He was traded to Kansas City the following year and had a good career with the Royals. On their 1985 world champions, he played first base all season and belted 36 HRs with 88 RBI and went 8-for-25 in the World Series.

 

This game is most remembered for George Brett's epic rant when his three-run home run in the top of the 9th was voided by rookie plate umpire Tim McClelland.  Billy Martin convinced the ump that Brett had used too much pine tar on his bat.

 

The Yankees' win was voided soon thereafter by American League president Lee MacPhail who argued that the rule was being interpreted too legalistically. Watching the whole game made me remember that Royals starter Bud Black pitched very well - Black is now the Colorado Rockies manager.

 
I also remembered important details when watching the famous Game 6 of the 1986 World Series. The smooth delivery and intelligence of Vince Scully was a joy to experience again.  The game is of course known as the Bill Buckner Game, but in any dramatic close game there are a raft of earlier plays that are just as important.    

 
It was an elimination game for the Mets who fell behind early to the Red Sox 2-0. Southpaw starter Bob Ojeda had come up with Boston and he was highly motivated to beat his old team. He kept the Mets in the game. 

 

Boston's Roger Clemens was in a good form and no hit the Mets for four innings but he used a lot of pitches.  In 1986, pitch counts were not yet in vogue. Though Clemens gave up the lead in the 5th, he stayed in through the 7th, throwing about 135 pitches and getting out of jams in both the 6th and 7th innings.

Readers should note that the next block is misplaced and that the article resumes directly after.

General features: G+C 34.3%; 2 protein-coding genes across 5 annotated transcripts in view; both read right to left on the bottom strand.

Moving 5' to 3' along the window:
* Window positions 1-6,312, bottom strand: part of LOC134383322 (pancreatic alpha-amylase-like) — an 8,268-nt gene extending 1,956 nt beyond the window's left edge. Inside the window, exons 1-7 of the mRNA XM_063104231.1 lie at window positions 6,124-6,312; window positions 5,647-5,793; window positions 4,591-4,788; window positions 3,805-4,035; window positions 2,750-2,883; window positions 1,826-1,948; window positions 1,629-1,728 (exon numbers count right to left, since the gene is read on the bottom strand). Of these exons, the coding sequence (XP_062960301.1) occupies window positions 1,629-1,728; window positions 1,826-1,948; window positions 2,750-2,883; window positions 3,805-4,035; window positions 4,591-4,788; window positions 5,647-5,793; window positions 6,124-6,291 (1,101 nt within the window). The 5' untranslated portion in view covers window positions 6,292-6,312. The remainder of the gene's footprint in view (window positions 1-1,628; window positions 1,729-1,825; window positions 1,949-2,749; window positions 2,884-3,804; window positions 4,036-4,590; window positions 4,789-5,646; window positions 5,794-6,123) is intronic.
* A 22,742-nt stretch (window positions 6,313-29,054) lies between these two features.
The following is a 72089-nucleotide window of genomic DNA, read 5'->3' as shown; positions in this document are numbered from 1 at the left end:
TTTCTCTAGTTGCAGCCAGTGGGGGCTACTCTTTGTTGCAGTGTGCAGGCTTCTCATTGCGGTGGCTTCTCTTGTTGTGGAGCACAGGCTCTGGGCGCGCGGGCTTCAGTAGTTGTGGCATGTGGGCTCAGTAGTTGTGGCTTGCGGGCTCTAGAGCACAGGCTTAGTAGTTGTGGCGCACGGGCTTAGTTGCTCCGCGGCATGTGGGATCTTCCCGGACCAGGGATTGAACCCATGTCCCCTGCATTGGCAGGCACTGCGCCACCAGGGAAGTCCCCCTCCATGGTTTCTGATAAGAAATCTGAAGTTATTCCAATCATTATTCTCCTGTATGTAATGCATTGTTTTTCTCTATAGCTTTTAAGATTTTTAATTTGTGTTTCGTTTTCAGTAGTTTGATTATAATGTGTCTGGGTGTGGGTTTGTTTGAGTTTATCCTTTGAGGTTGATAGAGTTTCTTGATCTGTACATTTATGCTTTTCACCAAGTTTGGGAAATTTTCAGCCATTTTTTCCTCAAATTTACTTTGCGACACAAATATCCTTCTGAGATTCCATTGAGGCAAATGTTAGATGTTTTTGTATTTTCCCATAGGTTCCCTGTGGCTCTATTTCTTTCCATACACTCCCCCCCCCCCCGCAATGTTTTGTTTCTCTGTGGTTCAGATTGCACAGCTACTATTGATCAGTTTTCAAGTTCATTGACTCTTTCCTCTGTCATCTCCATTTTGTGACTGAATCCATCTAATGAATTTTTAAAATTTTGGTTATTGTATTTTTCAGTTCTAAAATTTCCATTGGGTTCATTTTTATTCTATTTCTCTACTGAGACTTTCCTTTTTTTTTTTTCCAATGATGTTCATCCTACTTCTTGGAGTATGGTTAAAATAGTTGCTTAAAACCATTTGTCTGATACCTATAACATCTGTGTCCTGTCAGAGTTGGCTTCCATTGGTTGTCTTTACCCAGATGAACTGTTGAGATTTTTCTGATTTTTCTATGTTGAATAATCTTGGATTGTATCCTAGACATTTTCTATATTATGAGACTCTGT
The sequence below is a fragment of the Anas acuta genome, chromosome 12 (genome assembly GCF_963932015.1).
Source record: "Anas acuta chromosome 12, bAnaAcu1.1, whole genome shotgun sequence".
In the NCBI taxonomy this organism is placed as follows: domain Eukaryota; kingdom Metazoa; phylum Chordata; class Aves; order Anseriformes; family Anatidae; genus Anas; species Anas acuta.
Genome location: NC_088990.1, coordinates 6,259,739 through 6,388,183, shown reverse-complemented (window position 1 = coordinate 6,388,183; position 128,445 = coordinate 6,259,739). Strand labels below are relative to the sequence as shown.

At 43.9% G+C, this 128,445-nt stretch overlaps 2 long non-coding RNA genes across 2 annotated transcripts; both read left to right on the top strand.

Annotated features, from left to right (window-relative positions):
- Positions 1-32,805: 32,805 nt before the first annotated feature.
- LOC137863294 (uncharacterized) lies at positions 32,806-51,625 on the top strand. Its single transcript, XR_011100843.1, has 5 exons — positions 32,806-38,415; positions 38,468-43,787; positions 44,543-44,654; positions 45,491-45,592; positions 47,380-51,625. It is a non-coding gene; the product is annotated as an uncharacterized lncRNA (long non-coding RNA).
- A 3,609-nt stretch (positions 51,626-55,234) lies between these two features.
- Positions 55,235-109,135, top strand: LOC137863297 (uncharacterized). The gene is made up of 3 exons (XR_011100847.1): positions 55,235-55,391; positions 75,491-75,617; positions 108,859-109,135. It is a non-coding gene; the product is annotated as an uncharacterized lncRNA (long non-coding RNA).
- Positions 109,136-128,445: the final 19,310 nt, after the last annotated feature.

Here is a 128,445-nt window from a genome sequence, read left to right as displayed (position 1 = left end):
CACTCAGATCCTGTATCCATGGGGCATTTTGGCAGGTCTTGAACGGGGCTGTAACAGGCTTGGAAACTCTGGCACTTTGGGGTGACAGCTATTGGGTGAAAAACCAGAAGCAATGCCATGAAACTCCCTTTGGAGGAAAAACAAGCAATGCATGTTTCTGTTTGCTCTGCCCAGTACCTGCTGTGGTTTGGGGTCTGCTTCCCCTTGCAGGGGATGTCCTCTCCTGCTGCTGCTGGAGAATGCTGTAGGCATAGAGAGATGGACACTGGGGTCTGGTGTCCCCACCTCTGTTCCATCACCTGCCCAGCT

Another lesson learned from Game 6 was how vital a role Mookie Wilson played.  Not known for his arm, he still threw out Jim Rice at home plate to keep the Red Sox lead at one run in the 8th inning.  

 
We all remember Bill Buckner's error on Mookie Wilson's grounder that gave the Mets the win, but let's not forget the previous 9 pitches that Mookie battled against reliever Bob Stanley.  


The mastery of Vin Scully was evident throughout the broadcast, not least at the very end when the camera showed a shell-shocked Red Sox team leaving the field. Scully said, "If a picture is worth a thousand words, this one is worth a million."  

 

Before I forget, TCM throughout June will be featuring "Jazz in Film" every Monday and Thursday night. Late on Th June 4 (actually early Fri June 5) "High Society" with Louis Armstrong in a prominent role will be shown.

 

And I'm really looking forward to Monday night June 8 at 8p Sammy Davis Jr. stars in the rarely seen "A Man Called Adam" (1966).  Davis Jr was one of the greatest entertainers in American history and I'm eager to see how he plays a jazz trumpeter (with music provided by Nat Adderley, Cannonball's brother).  

 

That's all for now.  Always remember, now more than ever, "Take it easy but take it!"